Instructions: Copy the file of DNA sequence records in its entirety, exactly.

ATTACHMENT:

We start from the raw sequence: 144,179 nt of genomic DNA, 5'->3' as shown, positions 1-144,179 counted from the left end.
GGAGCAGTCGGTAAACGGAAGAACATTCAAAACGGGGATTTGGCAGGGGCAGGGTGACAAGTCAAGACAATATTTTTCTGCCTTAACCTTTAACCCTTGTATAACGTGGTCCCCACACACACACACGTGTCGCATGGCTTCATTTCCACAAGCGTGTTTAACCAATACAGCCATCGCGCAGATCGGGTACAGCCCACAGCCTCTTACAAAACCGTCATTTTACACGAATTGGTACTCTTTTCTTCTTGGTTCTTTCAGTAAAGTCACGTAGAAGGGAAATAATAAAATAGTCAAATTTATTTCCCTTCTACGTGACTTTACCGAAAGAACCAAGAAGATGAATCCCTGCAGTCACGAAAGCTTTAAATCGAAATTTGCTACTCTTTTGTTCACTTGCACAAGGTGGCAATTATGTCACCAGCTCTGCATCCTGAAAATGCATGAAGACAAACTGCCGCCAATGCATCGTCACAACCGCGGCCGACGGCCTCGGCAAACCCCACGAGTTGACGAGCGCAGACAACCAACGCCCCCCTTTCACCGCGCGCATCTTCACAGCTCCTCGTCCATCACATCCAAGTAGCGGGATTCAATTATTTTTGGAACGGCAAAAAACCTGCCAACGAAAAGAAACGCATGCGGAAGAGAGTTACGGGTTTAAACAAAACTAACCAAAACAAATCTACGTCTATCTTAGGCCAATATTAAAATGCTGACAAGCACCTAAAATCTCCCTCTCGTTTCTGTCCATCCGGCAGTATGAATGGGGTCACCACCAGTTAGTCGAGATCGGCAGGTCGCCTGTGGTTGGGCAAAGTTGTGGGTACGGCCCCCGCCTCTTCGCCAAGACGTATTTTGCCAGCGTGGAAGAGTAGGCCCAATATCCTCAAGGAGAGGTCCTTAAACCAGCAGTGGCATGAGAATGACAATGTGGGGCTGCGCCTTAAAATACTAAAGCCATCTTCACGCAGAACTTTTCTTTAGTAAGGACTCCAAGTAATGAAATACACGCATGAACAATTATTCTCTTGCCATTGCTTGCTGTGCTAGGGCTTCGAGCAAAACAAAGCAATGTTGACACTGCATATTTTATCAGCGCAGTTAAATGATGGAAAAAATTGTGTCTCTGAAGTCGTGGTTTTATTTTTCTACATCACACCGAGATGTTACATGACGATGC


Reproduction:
We start from the raw sequence: 144,179 nt of genomic DNA, 5'->3' as shown, positions 1-144,179 counted from the left end.
GGAGCAGTCGGTAAACGGAAGAACATTCAAAACGGGGATTTGGCAGGGGCAGGGTGACAAGTCAAGACAATATTTTTCTGCCTTAACCTTTAACCCTTGTATAACGTGGTCCCCACACACACACACGTGTCGCATGGCTTCATTTCCACAAGCGTGTTTAACCAATACAGCCATCGCGCAGATCGGGTACAGCCCACAGCCTCTTACAAAACCGTCATTTTACACGAATTGGTACTCTTTTCTTCTTGGTTCTTTCAGTAAAGTCACGTAGAAGGGAAATAATAAAATAGTCAAATTTATTTCCCTTCTACGTGACTTTACCGAAAGAACCAAGAAGATGAATCCCTGCAGTCACGAAAGCTTTAAATCGAAATTTGCTACTCTTTTGTTCACTTGCACAAGGTGGCAATTATGTCACCAGCTCTGCATCCTGAAAATGCATGAAGACAAACTGCCGCCAATGCATCGTCACAACCGCGGCCGACGGCCTCGGCAAACCCCACGAGTTGACGAGCGCAGACAACCAACGCCCCCCTTTCACCGCGCGCATCTTCACAGCTCCTCGTCCATCACATCCAAGTAGCGGGATTCAATTATTTTTGGAACGGCAAAAAACCTGCCAACGAAAAGAAACGCATGCGGAAGAGAGTTACGGGTTTAAACAAAACTAACCAAAACAAATCTACGTCTATCTTAGGCCAATATTAAAATGCTGACAAGCACCTAAAATCTCCCTCTCGTTTCTGTCCATCCGGCAGTATGAATGGGGTCACCACCAGTTAGTCGAGATCGGCAGGTCGCCTGTGGTTGGGCAAAGTTGTGGGTACGGCCCCCGCCTCTTCGCCAAGACGTATTTTGCCAGCGTGGAAGAGTAGGCCCAATATCCTCAAGGAGAGGTCCTTAAACCAGCAGTGGCATGAGAATGACAATGTGGGGCTGCGCCTTAAAATACTAAAGCCATCTTCACGCAGAACTTTTCTTTAGTAAGGACTCCAAGTAATGAAATACACGCATGAACAATTATTCTCTTGCCATTGCTTGCTGTGCTAGGGCTTCGAGCAAAACAAAGCAATGTTGACACTGCATATTTTATCAGCGCAGTTAAATGATGGAAAAAATTGTGTCTCTGAAGTCGTGGTTTTATTTTTCTACATCACACCGAGATGTTACATGACGATGC